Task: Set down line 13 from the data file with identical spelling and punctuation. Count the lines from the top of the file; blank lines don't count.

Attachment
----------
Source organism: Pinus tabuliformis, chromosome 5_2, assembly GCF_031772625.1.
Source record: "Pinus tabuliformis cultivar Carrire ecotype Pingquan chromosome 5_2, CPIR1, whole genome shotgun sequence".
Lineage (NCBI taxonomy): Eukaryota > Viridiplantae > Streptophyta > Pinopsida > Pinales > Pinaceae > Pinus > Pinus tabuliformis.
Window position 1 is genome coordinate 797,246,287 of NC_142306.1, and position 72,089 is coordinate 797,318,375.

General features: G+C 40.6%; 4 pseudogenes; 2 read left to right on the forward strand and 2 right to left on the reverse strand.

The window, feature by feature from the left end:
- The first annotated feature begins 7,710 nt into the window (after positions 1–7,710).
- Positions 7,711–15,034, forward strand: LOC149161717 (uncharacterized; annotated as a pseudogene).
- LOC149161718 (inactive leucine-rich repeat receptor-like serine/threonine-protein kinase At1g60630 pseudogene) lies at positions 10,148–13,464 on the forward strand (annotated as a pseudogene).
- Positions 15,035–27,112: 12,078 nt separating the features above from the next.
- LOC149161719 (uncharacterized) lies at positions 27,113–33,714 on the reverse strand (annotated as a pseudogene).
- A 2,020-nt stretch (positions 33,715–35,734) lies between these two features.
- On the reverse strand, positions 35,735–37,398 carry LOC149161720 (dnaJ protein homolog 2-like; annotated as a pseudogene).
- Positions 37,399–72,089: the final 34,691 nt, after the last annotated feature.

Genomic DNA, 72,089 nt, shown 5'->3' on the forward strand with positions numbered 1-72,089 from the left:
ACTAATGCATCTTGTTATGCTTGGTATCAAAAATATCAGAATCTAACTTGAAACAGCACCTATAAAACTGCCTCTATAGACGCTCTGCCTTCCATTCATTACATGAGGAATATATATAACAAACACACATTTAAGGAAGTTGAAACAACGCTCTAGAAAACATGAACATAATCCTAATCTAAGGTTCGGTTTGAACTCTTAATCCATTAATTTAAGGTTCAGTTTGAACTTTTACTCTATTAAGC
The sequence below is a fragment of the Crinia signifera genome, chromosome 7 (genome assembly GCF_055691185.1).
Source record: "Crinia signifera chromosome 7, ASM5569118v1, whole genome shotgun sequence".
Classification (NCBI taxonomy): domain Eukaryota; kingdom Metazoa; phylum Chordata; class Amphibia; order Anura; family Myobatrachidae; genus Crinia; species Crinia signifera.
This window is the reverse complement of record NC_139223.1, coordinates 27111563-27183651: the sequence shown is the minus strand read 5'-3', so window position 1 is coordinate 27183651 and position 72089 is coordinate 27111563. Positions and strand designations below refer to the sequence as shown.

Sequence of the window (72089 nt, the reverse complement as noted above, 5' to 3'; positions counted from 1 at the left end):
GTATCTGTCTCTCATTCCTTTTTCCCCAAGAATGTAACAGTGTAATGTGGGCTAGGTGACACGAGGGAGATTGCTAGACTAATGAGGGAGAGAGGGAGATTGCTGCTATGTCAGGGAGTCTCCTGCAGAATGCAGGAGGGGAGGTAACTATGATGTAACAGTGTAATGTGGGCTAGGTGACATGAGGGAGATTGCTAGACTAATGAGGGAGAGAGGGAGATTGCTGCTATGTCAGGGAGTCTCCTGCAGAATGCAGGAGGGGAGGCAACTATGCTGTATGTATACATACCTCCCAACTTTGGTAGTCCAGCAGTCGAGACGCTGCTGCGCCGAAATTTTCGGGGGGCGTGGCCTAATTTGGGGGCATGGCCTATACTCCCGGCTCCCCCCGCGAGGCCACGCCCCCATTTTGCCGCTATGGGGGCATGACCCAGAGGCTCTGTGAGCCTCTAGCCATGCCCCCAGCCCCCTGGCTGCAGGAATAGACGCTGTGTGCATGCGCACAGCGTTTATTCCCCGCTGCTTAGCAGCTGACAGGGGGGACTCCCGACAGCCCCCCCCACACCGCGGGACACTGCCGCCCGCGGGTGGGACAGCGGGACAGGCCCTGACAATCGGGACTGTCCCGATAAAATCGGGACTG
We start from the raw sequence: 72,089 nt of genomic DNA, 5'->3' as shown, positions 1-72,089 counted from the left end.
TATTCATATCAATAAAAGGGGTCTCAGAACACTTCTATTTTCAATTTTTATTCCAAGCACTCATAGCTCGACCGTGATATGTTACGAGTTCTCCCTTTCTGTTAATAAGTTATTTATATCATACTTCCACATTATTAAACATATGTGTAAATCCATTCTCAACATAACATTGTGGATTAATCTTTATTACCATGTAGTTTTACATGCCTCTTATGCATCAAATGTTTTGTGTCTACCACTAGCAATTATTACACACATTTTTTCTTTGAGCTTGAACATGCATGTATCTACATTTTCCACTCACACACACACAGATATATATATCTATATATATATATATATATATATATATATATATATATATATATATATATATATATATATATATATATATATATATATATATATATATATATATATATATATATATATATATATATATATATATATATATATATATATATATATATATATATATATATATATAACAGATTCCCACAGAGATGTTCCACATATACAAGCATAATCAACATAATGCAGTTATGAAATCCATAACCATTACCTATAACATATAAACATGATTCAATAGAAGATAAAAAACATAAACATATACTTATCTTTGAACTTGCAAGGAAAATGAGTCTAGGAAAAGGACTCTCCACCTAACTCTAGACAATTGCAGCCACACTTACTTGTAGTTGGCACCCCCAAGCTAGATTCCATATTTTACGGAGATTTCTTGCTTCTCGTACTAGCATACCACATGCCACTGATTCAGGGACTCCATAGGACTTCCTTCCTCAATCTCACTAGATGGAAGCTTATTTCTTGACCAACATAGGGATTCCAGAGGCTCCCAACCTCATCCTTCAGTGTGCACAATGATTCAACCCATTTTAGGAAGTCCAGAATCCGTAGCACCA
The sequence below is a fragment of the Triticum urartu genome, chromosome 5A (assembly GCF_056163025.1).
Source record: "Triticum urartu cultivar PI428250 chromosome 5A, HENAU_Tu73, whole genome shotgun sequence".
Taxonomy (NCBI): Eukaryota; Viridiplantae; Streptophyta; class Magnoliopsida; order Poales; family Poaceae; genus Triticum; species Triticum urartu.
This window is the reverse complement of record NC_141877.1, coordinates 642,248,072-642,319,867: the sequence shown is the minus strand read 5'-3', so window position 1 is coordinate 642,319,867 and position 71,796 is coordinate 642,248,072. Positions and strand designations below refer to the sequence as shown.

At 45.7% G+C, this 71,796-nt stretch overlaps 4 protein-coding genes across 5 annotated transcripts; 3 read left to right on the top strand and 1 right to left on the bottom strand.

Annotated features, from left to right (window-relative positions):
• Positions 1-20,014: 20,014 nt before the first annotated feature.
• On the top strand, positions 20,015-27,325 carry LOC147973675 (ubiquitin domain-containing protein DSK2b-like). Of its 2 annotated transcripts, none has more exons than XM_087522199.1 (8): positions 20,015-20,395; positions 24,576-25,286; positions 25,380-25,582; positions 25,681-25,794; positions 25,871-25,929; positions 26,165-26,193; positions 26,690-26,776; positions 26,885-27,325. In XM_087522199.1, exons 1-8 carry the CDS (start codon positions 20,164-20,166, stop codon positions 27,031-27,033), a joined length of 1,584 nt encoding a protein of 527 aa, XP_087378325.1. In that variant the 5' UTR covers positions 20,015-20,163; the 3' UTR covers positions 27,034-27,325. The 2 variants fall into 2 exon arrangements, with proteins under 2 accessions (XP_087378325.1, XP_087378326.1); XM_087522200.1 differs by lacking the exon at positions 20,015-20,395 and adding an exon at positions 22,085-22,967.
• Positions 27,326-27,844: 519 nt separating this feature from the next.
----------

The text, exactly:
- On the reverse strand, positions 35,735–37,398 carry LOC149161720 (dnaJ protein homolog 2-like; annotated as a pseudogene).